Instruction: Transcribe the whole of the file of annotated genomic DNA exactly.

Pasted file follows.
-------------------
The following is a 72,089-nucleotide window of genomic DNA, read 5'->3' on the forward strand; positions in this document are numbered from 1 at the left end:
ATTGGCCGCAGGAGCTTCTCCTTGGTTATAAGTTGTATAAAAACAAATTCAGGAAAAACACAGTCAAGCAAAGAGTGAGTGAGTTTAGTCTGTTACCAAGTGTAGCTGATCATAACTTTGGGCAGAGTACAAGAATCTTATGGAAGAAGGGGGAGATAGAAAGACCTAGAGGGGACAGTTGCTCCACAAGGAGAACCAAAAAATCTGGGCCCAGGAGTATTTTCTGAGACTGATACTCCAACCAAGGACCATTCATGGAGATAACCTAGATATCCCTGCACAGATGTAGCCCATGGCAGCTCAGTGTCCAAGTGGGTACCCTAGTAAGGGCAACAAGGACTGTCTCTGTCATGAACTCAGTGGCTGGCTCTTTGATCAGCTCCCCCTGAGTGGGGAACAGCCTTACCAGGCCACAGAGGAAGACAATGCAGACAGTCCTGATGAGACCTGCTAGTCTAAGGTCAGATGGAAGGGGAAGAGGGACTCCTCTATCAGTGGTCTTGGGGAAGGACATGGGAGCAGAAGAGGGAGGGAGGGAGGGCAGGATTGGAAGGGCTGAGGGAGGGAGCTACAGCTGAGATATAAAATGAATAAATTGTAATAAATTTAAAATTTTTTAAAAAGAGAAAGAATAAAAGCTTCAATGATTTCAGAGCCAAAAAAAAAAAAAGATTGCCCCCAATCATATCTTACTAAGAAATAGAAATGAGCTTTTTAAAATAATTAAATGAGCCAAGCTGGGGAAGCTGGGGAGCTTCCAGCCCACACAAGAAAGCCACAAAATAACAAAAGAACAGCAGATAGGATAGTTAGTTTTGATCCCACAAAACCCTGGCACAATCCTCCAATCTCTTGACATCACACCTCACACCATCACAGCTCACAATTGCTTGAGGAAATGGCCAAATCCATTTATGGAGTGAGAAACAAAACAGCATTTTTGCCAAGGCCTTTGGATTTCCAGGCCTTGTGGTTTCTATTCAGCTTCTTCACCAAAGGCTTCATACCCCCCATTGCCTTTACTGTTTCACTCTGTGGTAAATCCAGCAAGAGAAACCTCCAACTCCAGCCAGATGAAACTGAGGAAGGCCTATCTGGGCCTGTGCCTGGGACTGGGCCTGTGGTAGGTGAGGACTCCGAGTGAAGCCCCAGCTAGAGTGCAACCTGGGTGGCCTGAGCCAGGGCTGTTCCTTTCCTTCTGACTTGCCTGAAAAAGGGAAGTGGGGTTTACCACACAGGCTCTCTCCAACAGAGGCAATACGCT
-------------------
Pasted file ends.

The following is a 72,089-nucleotide window of genomic DNA, read 5'->3' on the forward strand; positions in this document are numbered from 1 at the left end:
ATTGGCCGCAGGAGCTTCTCCTTGGTTATAAGTTGTATAAAAACAAATTCAGGAAAAACACAGTCAAGCAAAGAGTGAGTGAGTTTAGTCTGTTACCAAGTGTAGCTGATCATAACTTTGGGCAGAGTACAAGAATCTTATGGAAGAAGGGGGAGATAGAAAGACCTAGAGGGGACAGTTGCTCCACAAGGAGAACCAAAAAATCTGGGCCCAGGAGTATTTTCTGAGACTGATACTCCAACCAAGGACCATTCATGGAGATAACCTAGATATCCCTGCACAGATGTAGCCCATGGCAGCTCAGTGTCCAAGTGGGTACCCTAGTAAGGGCAACAAGGACTGTCTCTGTCATGAACTCAGTGGCTGGCTCTTTGATCAGCTCCCCCTGAGTGGGGAACAGCCTTACCAGGCCACAGAGGAAGACAATGCAGACAGTCCTGATGAGACCTGCTAGTCTAAGGTCAGATGGAAGGGGAAGAGGGACTCCTCTATCAGTGGTCTTGGGGAAGGACATGGGAGCAGAAGAGGGAGGGAGGGAGGGCAGGATTGGAAGGGCTGAGGGAGGGAGCTACAGCTGAGATATAAAATGAATAAATTGTAATAAATTTAAAATTTTTTAAAAAGAGAAAGAATAAAAGCTTCAATGATTTCAGAGCCAAAAAAAAAAAAAGATTGCCCCCAATCATATCTTACTAAGAAATAGAAATGAGCTTTTTAAAATAATTAAATGAGCCAAGCTGGGGAAGCTGGGGAGCTTCCAGCCCACACAAGAAAGCCACAAAATAACAAAAGAACAGCAGATAGGATAGTTAGTTTTGATCCCACAAAACCCTGGCACAATCCTCCAATCTCTTGACATCACACCTCACACCATCACAGCTCACAATTGCTTGAGGAAATGGCCAAATCCATTTATGGAGTGAGAAACAAAACAGCATTTTTGCCAAGGCCTTTGGATTTCCAGGCCTTGTGGTTTCTATTCAGCTTCTTCACCAAAGGCTTCATACCCCCCATTGCCTTTACTGTTTCACTCTGTGGTAAATCCAGCAAGAGAAACCTCCAACTCCAGCCAGATGAAACTGAGGAAGGCCTATCTGGGCCTGTGCCTGGGACTGGGCCTGTGGTAGGTGAGGACTCCGAGTGAAGCCCCAGCTAGAGTGCAACCTGGGTGGCCTGAGCCAGGGCTGTTCCTTTCCTTCTGACTTGCCTGAAAAAGGGAAGTGGGGTTTACCACACAGGCTCTCTCCAACAGAGGCAATACGCT